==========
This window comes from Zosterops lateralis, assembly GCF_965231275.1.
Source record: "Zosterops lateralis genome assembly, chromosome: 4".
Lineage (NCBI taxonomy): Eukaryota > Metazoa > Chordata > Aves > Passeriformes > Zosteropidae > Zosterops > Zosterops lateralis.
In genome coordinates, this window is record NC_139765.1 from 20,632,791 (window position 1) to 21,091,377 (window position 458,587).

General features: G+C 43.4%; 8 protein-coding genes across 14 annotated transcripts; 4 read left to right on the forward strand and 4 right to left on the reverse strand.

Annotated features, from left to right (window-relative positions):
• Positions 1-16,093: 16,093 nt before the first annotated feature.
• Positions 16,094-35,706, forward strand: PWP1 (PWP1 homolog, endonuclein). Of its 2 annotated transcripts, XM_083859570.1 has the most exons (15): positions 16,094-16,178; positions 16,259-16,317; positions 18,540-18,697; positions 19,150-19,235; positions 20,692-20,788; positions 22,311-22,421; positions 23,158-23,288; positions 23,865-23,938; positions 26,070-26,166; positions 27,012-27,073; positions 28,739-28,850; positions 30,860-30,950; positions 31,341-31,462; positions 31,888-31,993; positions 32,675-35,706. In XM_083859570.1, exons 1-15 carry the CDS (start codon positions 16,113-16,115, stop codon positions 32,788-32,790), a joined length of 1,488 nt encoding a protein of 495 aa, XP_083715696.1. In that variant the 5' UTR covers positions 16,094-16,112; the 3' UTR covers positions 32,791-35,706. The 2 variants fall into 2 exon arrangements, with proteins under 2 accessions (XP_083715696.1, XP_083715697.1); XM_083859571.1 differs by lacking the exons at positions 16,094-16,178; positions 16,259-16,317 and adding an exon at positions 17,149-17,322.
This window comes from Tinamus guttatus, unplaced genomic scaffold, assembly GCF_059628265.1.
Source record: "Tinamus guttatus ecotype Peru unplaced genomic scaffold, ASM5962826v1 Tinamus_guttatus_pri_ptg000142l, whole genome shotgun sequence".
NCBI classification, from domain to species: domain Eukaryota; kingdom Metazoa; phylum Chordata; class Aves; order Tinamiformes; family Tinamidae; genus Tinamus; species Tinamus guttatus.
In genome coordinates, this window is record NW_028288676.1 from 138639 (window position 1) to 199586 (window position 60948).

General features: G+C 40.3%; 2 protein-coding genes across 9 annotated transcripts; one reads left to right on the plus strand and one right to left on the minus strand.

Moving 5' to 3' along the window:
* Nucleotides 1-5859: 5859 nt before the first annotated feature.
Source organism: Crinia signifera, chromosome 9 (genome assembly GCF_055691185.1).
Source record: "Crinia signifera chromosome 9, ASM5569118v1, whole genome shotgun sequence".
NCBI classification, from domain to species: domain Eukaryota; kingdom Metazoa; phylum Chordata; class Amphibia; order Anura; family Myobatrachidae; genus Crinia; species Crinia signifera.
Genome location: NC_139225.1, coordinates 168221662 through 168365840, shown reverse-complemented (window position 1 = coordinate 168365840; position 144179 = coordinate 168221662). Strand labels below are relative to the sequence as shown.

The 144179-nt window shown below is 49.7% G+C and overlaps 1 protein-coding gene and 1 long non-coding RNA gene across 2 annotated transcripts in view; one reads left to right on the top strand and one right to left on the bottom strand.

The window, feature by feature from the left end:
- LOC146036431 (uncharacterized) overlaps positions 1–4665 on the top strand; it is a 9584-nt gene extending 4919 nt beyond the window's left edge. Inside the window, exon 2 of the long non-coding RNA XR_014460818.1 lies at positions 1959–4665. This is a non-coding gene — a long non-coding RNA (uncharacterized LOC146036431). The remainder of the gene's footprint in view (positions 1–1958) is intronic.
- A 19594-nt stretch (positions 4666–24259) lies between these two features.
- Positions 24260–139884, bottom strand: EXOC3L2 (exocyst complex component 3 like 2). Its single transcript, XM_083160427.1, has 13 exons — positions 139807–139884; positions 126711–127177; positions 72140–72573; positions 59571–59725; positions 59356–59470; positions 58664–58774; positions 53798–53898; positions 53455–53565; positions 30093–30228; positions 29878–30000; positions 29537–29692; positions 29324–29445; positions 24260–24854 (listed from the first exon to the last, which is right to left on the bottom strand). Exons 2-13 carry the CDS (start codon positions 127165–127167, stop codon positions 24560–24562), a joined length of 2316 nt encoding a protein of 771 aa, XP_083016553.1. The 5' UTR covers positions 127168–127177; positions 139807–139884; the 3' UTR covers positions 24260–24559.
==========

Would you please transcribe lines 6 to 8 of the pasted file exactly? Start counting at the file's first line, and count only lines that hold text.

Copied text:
Annotated features, from left to right (window-relative positions):
• Positions 1-16,093: 16,093 nt before the first annotated feature.
• Positions 16,094-35,706, forward strand: PWP1 (PWP1 homolog, endonuclein). Of its 2 annotated transcripts, XM_083859570.1 has the most exons (15): positions 16,094-16,178; positions 16,259-16,317; positions 18,540-18,697; positions 19,150-19,235; positions 20,692-20,788; positions 22,311-22,421; positions 23,158-23,288; positions 23,865-23,938; positions 26,070-26,166; positions 27,012-27,073; positions 28,739-28,850; positions 30,860-30,950; positions 31,341-31,462; positions 31,888-31,993; positions 32,675-35,706. In XM_083859570.1, exons 1-15 carry the CDS (start codon positions 16,113-16,115, stop codon positions 32,788-32,790), a joined length of 1,488 nt encoding a protein of 495 aa, XP_083715696.1. In that variant the 5' UTR covers positions 16,094-16,112; the 3' UTR covers positions 32,791-35,706. The 2 variants fall into 2 exon arrangements, with proteins under 2 accessions (XP_083715696.1, XP_083715697.1); XM_083859571.1 differs by lacking the exons at positions 16,094-16,178; positions 16,259-16,317 and adding an exon at positions 17,149-17,322.